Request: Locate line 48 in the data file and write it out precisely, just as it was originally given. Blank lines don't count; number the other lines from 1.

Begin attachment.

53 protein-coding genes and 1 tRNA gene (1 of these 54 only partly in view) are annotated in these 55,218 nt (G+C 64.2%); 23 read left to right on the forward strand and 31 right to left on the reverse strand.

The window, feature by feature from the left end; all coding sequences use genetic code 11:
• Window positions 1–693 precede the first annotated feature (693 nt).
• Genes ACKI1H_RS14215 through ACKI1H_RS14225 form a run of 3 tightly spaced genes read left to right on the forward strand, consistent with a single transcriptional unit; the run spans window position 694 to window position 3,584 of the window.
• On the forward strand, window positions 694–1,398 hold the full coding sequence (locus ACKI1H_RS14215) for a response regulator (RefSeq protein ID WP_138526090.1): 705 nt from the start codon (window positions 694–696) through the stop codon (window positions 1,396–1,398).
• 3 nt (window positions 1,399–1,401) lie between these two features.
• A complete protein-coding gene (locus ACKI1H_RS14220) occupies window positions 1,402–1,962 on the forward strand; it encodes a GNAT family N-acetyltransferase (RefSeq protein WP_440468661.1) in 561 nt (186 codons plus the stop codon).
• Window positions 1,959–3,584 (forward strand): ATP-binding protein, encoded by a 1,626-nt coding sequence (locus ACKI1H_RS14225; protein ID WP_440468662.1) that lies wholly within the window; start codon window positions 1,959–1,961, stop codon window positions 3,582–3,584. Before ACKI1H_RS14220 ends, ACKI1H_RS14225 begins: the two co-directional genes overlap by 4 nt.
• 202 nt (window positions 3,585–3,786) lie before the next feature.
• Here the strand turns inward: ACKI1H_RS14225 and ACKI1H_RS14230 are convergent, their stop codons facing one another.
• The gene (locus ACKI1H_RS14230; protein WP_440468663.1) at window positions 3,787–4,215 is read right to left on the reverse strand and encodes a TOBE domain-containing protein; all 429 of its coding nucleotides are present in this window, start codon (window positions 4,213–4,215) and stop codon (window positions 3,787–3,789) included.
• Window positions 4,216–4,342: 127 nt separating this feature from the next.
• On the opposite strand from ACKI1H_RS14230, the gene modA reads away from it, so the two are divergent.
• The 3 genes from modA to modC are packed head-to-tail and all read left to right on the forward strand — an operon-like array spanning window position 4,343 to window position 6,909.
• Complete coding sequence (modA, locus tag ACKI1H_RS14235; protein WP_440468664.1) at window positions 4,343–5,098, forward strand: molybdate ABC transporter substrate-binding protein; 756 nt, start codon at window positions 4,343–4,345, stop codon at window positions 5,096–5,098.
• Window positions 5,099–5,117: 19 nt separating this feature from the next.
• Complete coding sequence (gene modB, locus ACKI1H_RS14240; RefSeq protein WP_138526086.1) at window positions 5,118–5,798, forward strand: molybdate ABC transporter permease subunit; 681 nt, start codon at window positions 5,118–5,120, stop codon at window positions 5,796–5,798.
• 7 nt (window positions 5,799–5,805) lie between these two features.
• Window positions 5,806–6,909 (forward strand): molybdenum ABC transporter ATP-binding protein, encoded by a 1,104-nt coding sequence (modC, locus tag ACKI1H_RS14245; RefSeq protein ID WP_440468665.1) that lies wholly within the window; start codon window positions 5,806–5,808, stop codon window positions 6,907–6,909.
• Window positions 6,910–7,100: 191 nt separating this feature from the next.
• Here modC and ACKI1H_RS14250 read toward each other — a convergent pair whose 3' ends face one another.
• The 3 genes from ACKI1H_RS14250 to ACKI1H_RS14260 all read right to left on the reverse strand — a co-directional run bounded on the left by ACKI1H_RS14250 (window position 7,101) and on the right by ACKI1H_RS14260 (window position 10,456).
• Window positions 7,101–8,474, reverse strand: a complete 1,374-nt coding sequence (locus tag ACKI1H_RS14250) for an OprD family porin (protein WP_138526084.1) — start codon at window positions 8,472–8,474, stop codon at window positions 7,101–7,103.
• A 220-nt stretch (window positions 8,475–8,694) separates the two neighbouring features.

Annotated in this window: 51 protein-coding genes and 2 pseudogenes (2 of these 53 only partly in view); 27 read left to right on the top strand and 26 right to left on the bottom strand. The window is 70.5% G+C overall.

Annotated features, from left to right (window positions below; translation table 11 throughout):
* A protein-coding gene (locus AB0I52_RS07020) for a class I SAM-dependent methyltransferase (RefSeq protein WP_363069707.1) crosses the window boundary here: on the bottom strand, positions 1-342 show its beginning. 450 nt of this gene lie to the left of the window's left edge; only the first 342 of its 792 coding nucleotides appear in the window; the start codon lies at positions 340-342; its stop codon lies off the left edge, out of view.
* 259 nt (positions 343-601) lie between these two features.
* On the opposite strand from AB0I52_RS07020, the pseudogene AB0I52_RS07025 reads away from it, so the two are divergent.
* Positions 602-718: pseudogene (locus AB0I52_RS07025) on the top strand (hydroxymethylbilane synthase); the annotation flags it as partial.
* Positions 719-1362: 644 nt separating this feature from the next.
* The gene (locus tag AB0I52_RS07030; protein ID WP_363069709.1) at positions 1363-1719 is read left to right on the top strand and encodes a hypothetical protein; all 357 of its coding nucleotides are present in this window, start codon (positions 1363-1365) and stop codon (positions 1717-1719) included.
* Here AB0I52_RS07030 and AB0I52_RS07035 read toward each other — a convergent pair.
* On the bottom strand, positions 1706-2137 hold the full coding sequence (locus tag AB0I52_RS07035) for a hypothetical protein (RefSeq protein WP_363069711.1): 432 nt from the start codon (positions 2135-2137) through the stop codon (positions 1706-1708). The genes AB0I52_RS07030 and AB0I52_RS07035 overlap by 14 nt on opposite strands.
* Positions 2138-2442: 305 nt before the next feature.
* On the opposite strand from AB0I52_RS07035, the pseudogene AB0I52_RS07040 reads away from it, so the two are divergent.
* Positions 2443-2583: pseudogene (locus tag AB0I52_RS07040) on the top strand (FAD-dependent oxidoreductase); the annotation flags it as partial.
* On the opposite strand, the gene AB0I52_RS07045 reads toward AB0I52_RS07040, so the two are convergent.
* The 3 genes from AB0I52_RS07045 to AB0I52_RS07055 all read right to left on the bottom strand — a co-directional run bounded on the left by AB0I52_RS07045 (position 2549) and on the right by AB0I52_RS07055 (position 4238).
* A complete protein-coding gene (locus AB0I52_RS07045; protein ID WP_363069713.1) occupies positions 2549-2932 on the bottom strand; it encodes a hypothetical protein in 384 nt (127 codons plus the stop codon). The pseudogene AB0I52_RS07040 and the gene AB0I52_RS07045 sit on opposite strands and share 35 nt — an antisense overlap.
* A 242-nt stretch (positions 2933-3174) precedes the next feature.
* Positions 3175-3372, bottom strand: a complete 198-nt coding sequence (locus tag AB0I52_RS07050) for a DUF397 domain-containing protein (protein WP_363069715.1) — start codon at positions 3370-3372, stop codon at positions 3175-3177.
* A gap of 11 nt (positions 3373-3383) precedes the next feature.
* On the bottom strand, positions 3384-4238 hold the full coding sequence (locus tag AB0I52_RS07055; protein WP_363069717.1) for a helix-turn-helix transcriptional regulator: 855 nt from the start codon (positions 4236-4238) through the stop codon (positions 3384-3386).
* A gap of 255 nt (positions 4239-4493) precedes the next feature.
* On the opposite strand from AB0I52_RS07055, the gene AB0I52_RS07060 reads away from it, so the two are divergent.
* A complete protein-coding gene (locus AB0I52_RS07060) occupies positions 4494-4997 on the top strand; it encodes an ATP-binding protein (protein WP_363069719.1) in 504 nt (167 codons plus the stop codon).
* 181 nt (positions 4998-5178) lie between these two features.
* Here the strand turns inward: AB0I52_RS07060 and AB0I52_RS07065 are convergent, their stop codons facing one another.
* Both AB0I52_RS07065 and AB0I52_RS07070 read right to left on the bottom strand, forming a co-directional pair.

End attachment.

* 181 nt (positions 4998-5178) lie between these two features.